Explore southern Manitoba and you will find some feathery friends trying to make a comeback.
With help from the Manitoba Burrowing Owl Recovery Program (MBORP) and the Assiniboine Park Zoo, the endangered burrowing owls are nesting and making Manitoba their home again.
"We’re reintroducing burrowing owls back into the wild population and trying to encourage a growth in the wild population in Manitoba, because it is quite dire," said Alexandra Froese, program manager of the MBORP. "The species right now is very endangered in the
The MBORP started as Froese’s thesis project for her master’s degree at the University of Winnipeg. Once she graduated, she continued the program to prevent losing the tiny bird in Manitoba altogether with a partnership with the Assiniboine Park Zoo.
"The young of the year get held over at the zoo for the winter, then that gives them a better chance of survival at the beginning of the year," said Dr. Stephen Petersen, head of conservation and research at the Assiniboine Park Zoo. "Then they are more likely to migrate south and come back to Manitoba."
Burrowing Owls are one of the smallest owls in the world, weighing less than a pound. The owls can live up to eight years and they nest in abandoned burrows dug by mammals such as groundhogs. They are native to the Prairie provinces, the U.S., and Mexico.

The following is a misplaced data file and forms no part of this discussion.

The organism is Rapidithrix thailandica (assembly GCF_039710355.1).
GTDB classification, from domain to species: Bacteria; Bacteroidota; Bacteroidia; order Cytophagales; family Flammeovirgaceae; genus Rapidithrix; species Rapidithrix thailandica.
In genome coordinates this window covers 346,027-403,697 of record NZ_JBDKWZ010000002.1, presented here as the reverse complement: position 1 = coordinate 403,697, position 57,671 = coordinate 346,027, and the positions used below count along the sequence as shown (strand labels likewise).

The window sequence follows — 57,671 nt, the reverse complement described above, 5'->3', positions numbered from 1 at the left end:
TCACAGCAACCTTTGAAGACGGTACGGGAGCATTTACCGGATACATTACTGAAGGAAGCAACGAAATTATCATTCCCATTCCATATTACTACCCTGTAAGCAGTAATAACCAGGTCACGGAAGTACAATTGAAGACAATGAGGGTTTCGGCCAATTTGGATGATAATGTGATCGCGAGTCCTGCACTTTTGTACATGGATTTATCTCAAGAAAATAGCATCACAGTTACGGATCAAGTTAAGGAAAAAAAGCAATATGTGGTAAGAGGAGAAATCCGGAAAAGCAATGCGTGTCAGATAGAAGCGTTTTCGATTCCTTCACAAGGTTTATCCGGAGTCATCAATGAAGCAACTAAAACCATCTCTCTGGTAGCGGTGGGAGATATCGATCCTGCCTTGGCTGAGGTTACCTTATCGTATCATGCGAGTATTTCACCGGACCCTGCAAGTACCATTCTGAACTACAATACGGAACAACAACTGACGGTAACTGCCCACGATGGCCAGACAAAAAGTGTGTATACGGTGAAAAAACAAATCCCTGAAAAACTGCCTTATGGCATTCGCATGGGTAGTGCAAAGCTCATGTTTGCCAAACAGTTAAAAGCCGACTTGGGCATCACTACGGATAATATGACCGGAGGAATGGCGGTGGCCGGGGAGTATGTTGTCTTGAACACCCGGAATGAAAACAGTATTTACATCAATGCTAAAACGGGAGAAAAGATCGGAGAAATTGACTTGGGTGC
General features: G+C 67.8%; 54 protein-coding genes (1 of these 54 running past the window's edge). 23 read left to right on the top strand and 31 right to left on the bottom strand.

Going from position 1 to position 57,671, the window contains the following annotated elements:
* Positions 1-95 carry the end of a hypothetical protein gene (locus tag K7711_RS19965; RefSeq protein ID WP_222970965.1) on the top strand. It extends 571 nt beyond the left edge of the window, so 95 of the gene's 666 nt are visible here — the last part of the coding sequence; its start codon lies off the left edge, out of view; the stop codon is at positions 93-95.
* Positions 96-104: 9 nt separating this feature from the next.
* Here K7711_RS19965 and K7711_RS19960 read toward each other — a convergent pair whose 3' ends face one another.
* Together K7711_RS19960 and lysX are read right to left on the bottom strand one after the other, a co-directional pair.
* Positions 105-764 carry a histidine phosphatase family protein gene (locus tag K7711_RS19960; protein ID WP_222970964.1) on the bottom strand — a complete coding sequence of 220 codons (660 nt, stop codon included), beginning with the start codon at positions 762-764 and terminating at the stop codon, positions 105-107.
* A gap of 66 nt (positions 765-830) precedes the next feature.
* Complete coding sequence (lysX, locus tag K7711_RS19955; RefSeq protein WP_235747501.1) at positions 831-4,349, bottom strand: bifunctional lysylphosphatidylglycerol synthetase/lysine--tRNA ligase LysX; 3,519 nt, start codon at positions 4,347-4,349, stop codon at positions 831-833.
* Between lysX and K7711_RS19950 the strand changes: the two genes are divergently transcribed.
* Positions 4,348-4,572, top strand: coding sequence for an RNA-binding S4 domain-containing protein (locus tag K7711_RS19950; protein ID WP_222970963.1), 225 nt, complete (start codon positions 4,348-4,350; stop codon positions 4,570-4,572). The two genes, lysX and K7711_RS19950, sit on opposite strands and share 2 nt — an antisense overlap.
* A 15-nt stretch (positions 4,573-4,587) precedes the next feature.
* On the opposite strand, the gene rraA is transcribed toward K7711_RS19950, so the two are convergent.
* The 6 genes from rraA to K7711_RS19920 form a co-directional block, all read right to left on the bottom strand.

The burrowing owls are federally and provincially listed as endangered across the Prairie provinces.
According to the MBORP’s website, mborp.com, their numbers declined from 3,000 pairs in 1978 to just 400 in 2004. In Manitoba, it declined from 76 pairs to only four.
Petersen said because of flooding and developing farmland in the prairies, the owls’ population has taken a hit.
"If you think about what the prairies should look like or did look like when there was bison roaming over it, the prairies are one of the most impacted and changed habitats we have and they’ve suffered for it," said Petersen. "For a few years, as far as we know, they were extirpated from the province. There were no burrowing owls breeding in the province."
Froese believes setting up burrows and helping the owls develop will boost their populations and help them succeed in life.
"Recovery is a slow process, but it can work," said Froese. "Give us a decade of doing these types of releases and a handful of years without flooding and we really do think this species could not only return to Manitoba, but have a self-sustaining population."
This year the program has five nesting pairs, and 44 eggs laid. Though the young have a 60 to 70% survival rate, Froese said the males this year are great providers of prey, bringing back ground squirrels, deer mice, and even a northern redbelly snake to their burrows.